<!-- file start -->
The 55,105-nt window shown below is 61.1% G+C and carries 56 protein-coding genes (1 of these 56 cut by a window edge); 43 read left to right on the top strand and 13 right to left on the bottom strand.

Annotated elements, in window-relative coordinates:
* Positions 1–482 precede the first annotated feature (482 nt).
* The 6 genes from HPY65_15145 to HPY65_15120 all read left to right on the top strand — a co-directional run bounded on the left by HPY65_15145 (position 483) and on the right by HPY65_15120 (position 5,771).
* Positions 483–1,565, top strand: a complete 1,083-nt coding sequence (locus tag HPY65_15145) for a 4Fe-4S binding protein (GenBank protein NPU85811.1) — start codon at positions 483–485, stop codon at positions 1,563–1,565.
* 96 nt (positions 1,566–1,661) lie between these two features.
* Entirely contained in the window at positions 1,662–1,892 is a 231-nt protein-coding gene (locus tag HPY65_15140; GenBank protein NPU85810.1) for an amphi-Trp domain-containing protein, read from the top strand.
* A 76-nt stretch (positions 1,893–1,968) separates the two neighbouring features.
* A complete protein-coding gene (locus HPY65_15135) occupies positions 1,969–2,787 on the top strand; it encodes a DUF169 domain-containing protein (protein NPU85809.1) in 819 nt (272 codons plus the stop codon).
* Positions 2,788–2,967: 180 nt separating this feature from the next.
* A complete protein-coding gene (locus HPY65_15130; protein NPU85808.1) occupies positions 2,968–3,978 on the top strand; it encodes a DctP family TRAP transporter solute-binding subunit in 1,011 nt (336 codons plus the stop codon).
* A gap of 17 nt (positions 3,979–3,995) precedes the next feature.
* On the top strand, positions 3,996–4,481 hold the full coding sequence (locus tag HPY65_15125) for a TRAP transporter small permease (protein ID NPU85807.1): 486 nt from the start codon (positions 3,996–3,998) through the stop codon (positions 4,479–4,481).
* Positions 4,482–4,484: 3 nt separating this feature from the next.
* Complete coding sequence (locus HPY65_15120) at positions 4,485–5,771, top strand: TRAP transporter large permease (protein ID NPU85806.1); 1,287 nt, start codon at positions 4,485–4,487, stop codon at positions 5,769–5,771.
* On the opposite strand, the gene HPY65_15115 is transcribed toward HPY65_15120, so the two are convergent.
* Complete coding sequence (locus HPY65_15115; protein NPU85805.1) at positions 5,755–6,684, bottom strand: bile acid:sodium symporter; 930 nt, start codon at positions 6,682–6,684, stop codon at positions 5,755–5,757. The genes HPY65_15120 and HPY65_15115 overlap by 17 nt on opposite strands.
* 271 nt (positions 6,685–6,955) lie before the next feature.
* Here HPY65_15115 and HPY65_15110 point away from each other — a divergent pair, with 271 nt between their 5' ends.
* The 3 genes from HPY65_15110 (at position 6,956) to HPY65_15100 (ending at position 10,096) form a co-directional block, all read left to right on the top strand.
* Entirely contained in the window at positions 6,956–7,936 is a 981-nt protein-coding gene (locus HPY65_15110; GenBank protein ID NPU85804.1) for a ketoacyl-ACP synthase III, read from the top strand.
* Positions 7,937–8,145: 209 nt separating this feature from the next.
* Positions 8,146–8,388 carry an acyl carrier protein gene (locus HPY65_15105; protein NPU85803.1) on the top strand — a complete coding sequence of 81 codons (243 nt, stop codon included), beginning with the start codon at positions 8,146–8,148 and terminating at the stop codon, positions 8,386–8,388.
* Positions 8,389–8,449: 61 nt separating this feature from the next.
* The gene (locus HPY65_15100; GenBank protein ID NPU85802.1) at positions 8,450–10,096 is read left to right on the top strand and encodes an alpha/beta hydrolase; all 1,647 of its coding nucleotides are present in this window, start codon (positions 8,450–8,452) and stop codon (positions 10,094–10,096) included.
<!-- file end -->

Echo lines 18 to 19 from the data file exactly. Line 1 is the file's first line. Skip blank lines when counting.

* 271 nt (positions 6,685–6,955) lie before the next feature.
* Here HPY65_15115 and HPY65_15110 point away from each other — a divergent pair, with 271 nt between their 5' ends.